June 21, 2024

Care Nex

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The Impact of Blue Light on Eye Health

5 min read
In today’s digital age, we’re spending increasingly more time looking at screens. Statistics from The Independent found that people around the world use gadgets for just under seven hours a day—more than the amount of time recommended by health experts. 

This new habit can significantly affect your eye health and overall wellness. That’s due to one simple fact: screens are a major source of blue light.  

If you’ve heard a lot about blue light in relation to screen time, you may be wondering what exactly it is and what’s so bad about it. Understanding how it impacts eye health is crucial for maintaining good vision and overall well-being for longer—so keep reading to learn more about it and what you can do to prevent potential harm in a world where technology permeates all aspects of our lives.

Blue light is a type of high-energy visible light. It occurs between 380-500 nanometres, making it the shortest wavelength with the most energy. Blue light exposure can come from a couple of places.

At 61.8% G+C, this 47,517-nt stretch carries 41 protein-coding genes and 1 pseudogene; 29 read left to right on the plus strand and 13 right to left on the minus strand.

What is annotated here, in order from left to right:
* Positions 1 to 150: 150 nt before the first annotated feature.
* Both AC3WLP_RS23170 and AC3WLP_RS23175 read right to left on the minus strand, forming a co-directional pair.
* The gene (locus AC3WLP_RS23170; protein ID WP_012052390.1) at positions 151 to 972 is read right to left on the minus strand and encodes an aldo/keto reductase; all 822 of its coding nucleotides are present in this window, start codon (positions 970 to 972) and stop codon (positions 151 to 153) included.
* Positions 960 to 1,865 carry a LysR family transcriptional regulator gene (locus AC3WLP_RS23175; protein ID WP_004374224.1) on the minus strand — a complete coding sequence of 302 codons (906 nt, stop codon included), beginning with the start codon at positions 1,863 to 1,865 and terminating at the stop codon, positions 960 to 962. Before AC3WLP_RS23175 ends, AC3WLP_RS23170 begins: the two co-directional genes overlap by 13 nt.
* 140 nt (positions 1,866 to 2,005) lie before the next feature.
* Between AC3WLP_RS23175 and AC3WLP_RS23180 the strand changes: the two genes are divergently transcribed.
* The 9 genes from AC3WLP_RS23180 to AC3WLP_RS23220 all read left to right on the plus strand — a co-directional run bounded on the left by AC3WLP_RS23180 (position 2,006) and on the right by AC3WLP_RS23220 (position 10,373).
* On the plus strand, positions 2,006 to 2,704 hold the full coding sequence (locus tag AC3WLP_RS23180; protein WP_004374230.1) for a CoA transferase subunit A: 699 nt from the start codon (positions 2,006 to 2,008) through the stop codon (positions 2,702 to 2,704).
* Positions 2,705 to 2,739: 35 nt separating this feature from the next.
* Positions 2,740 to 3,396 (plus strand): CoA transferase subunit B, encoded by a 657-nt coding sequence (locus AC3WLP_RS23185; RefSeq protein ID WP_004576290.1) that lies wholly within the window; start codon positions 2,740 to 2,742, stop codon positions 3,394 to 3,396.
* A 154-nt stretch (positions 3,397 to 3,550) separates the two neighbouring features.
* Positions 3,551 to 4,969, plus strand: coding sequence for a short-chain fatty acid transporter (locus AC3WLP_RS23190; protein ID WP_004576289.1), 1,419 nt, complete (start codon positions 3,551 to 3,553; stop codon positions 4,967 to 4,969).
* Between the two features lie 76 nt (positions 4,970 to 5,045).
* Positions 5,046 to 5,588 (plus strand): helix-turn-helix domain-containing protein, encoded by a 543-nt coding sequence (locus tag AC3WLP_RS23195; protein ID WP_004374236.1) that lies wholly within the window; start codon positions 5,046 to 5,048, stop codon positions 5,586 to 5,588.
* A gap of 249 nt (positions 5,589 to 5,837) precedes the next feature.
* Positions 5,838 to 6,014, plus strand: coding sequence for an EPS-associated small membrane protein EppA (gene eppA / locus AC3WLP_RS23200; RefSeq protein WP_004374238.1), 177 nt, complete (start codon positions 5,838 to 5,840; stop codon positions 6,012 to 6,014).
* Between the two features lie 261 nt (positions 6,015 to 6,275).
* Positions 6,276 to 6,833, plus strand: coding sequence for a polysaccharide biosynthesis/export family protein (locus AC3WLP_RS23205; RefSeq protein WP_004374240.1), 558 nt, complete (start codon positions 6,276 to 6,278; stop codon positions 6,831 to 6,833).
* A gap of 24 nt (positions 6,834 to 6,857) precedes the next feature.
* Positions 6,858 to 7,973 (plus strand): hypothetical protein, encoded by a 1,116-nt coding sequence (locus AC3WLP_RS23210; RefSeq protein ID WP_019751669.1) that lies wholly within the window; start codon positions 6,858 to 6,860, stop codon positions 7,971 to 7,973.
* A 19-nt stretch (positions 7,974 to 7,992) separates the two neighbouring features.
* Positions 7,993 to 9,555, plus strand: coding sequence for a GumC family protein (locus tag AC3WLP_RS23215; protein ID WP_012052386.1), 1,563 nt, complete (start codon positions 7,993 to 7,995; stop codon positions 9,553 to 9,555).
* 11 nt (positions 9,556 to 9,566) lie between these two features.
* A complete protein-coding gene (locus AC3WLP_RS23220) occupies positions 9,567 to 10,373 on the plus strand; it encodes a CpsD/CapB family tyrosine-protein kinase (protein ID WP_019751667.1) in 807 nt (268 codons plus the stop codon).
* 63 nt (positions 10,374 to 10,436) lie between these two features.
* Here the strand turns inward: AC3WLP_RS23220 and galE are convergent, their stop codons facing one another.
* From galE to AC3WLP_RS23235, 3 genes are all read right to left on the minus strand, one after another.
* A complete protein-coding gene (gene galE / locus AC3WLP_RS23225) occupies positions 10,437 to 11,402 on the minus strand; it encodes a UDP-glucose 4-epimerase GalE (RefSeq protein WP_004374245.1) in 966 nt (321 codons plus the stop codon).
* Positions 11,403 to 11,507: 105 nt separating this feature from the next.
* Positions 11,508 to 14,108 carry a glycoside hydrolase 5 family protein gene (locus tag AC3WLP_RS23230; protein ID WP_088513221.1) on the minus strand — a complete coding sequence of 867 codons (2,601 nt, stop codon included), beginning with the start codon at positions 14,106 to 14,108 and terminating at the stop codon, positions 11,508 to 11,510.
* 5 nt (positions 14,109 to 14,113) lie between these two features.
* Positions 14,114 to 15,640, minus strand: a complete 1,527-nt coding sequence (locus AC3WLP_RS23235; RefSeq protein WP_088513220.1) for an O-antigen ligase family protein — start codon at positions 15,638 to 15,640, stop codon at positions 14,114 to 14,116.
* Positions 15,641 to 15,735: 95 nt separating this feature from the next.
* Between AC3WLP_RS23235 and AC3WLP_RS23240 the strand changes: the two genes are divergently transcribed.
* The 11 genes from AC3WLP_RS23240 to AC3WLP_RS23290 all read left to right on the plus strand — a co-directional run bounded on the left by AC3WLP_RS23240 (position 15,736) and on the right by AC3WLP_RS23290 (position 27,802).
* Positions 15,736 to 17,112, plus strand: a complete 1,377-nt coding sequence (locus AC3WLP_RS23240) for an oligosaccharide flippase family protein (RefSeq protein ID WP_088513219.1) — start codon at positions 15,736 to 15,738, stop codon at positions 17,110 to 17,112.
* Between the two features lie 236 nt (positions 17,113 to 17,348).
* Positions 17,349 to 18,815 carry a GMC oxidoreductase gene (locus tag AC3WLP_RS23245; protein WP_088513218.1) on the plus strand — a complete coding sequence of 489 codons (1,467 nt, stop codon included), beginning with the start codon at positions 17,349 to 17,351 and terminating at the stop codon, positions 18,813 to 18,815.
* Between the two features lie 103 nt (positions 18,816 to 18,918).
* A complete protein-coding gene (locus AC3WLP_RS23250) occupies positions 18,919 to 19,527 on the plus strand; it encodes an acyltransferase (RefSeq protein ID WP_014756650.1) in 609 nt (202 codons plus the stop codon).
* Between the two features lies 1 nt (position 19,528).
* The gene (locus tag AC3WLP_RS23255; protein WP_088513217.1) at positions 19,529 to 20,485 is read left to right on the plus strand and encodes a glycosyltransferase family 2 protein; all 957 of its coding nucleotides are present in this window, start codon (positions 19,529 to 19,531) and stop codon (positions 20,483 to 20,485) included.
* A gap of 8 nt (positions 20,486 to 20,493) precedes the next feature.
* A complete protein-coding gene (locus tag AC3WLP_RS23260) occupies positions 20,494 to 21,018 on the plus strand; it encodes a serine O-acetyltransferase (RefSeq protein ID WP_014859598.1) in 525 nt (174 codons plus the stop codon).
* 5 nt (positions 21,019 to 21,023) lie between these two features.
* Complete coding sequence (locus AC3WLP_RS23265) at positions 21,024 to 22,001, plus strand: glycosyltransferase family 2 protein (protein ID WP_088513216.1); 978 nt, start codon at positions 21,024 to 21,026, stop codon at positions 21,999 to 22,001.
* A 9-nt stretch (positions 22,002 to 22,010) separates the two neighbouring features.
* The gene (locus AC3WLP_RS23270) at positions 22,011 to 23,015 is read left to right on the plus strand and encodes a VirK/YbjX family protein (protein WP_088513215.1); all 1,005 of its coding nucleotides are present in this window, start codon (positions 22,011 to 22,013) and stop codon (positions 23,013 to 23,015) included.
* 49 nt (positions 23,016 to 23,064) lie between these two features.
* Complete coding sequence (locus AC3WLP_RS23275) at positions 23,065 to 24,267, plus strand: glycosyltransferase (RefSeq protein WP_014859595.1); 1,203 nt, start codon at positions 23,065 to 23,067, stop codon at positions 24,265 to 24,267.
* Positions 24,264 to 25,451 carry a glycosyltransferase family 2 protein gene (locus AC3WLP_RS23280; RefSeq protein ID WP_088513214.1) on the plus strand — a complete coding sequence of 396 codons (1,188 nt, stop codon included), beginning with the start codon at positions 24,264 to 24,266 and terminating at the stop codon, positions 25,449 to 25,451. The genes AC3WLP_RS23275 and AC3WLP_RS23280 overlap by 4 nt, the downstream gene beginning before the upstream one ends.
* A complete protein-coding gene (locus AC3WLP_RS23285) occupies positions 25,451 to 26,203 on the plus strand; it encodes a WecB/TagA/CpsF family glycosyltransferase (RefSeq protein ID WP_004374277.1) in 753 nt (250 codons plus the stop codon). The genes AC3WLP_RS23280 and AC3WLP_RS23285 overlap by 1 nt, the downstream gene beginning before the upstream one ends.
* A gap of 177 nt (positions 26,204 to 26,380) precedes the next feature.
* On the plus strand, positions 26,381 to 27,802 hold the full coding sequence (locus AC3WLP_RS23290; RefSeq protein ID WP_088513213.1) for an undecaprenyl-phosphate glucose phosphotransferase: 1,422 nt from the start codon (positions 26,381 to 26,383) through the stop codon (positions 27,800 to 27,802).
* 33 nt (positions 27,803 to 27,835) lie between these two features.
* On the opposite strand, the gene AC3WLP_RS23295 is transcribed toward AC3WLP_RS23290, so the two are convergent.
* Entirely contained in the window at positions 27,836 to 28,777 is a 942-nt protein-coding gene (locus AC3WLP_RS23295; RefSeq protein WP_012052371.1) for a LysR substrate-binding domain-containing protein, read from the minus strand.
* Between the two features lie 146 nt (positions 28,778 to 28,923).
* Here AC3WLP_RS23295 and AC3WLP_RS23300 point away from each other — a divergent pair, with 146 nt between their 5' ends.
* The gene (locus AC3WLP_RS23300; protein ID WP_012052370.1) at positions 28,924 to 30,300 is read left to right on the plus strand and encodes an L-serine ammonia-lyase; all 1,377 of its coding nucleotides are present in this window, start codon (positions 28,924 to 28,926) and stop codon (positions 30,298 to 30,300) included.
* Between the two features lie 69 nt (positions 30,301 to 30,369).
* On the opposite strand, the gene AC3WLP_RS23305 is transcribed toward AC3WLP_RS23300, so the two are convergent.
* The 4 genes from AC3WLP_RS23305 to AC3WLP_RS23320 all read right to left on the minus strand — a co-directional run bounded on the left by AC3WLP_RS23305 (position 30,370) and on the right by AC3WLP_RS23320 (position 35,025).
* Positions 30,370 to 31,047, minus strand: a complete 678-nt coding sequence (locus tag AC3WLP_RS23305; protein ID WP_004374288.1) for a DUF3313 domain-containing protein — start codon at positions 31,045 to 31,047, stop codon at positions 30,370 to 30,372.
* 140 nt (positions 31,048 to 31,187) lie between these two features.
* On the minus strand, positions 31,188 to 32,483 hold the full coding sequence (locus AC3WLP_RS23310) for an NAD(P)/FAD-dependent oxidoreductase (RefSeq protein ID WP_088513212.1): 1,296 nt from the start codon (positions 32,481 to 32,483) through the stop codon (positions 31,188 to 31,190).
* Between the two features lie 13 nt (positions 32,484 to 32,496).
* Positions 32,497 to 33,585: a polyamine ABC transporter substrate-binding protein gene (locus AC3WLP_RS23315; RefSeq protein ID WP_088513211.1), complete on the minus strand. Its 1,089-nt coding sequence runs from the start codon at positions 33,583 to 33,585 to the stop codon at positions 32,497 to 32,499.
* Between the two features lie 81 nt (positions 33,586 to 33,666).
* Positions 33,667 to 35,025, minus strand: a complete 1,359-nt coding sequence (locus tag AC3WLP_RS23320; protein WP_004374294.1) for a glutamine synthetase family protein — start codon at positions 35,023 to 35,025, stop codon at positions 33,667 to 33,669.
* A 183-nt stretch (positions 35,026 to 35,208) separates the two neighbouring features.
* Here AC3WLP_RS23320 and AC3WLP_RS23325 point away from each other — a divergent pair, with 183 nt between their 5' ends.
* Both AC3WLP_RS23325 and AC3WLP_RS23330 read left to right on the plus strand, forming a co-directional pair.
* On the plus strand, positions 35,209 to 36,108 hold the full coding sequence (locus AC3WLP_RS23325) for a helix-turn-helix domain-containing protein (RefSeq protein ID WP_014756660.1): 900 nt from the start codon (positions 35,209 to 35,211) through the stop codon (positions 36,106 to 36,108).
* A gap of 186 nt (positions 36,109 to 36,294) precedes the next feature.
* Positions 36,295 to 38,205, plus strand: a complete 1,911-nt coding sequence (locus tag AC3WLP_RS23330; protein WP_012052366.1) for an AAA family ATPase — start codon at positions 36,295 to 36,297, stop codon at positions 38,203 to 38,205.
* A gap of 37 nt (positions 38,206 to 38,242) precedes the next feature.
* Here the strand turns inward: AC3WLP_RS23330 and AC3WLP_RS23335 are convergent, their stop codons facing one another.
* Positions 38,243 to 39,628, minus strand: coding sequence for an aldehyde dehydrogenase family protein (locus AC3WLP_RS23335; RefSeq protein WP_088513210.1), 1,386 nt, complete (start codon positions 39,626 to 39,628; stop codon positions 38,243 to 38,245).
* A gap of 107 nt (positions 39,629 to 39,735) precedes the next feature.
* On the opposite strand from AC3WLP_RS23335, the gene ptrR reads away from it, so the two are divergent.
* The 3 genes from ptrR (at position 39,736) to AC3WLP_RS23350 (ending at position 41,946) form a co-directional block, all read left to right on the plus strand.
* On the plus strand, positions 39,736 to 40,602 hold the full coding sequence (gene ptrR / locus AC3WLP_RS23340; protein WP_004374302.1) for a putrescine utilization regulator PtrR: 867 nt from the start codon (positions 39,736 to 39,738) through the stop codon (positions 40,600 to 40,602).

• Natural sources: The sun is the primary source of blue light. 
  • Artificial sources: Screens from electronic devices emit artificial blue light at a distance that is much closer to your eyes than the sun, which means it can affect your vision and overall wellness in unique ways.
Naturally occurring blue light plays a crucial role in regulating your circadian rhythms. Sunrises and sunsets influence your sleep patterns, boosting alertness during the day. That’s why sunrise alarm clocks that slowly increase the light in your room can help you wake up in the morning, especially during the winter. The blue light that comes from the sun can also improve your overall wellness by boosting your memory, elevating your mood levels—and, according to a 2019 article from the Good News Network, even lowering your blood pressure.

Excessive exposure to blue light, especially from artificial sources like screens, can damage your retina, strain your eyes, and disrupt your sleep patterns. Let’s dive into some more in-depth explanations to understand why this happens.

Blue light exposure can lead to retinal oxidative stress by generating reactive oxygen species that damage retinal cells. This process triggers inflammation and compromises the delicate structures in the eye. Due to its short, high-energy wavelengths, blue light can penetrate deep into the eye—potentially causing damage to the retina over time. This prolonged oxidative stress can result in macular degeneration, a condition that can cause vision loss.